Dr. David Vaughan, a scientist and manager at the Elizabeth Moore International Center for Coral Reef Research & Restoration, has defined coral reef as “a ridge or mound of limestone, the upper surface of which is near the surface of the sea and which is formed of calcium carbonate by the actions of organisms, chiefly corals.”

Due to the combined effect of global warming, local pressures, and climate change, coral reefs are the world’s most threatened ecosystems. Coral reefs have been suffering from mass coral bleaching due to greenhouse gas emissions and other anthropogenic activities leading to raised global temperatures. The Lakshadweep coral reefs have shrunk by 40%.

Due to the rich biodiversity that coral reefs support, they are called the rainforests of the oceans. Because they have huge importance in our ecosystem, we must conserve them.


Importance of Coral Reefs

Coral reefs form the world’s richest ecosystems and support the highest biodiversity. They are a host to a plethora of marine fish species. Additionally, they are an important component of the marine food chain.

Coral reefs live in a symbiotic relationship with the algae. The algae are able to trap the sun’s energy and synthesize their own food. Therefore, corals are primary producers in the food chain. They provide profit by sustaining the fishing and tourism industries.

Coral reefs protect the coasts from storms, high waves, tides, and floods. Corals protect the seashores from cyclones and storms by reducing the impact of high waves before they hit the shore.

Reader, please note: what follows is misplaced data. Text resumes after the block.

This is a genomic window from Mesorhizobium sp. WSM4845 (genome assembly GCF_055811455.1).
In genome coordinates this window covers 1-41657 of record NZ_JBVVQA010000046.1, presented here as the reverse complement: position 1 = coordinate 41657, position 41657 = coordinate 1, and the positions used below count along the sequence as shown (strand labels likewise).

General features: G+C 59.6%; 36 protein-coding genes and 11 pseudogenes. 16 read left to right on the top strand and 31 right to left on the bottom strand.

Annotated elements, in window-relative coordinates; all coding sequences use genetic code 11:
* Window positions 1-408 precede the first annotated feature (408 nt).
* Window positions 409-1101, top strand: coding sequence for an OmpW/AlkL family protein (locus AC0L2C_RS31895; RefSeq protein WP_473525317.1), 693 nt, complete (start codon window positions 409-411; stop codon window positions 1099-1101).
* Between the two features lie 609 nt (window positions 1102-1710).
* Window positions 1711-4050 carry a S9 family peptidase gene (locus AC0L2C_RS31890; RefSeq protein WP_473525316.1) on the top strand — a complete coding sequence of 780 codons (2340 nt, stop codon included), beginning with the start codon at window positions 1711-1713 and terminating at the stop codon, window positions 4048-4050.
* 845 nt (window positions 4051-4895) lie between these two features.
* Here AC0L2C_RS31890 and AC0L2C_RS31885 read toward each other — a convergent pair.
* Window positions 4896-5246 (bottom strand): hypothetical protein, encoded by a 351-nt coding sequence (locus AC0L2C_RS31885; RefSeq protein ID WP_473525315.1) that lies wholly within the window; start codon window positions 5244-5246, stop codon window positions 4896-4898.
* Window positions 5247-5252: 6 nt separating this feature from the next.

They are also the key indicators of global ecosystem health, as they can only grow in a specific range of temperatures. Therefore, the loss of coral reefs will have huge economic and health consequences for the world.


Climate Change

Climate change refers to the change in the environmental conditions on Earth. These changes have adverse effects on ecology and the ecosystem. Anthropogenic activities like industrialization, pollution, deforestation, urbanization, etc. are the reasons behind the changing climate leading to the rising temperatures of the earth. The glaciers are melting, the water level in the oceans and sea is rising, carbon dioxide in the air is increasing, and biodiversity is being affected negatively due to climate change.


Coral Bleaching

Coral reefs live in a close symbiotic association with algae called zooxanthellae. The algal partner is photosynthetic and can provide food to the coral; in return, the coral provides protection to the algae. The algae also provide color to the corals. Therefore, algae and the coral reefs are equally important to each other’s survival.

Corals are sensitive to sea temperature. When the corals experience a rise in temperature, they become stressed and expel out the algae. This process is known as coral bleaching, which can cause the death of the coral reefs.

Australia’s Great Barrier Reef has lost 30% of its corals due to heatwaves causing coral bleaching.

Thus, by warming the oceans and inducing coral bleaching, climate change is threatening this integral marine ecosystem.



The rising sea temperatures due to global warming will lead to the loss of coral reefs. The shorelines will consequently become more prone to erosion and storms. Loss of coral reefs also poses a threat to communities dependent on seafood. Therefore, it will have an adverse effect on health and nutrition. Added on to that, coral reefs are a source of revenue for many countries in the form of tourism; those countries will have to bear huge economic loses.


Way Forward

There is a need to pay attention to climate change’s effect on coral reefs. Cutting carbon emissions leading to global warming and decarbonizing shipping is mandatory. Protection of mangroves and salt marshes is another necessary action. The fish should be sustainably harvested rather than intensively fished. Moreover, research should be done to select heat-resistant coral reefs that can sustain rising temperatures because of global warming.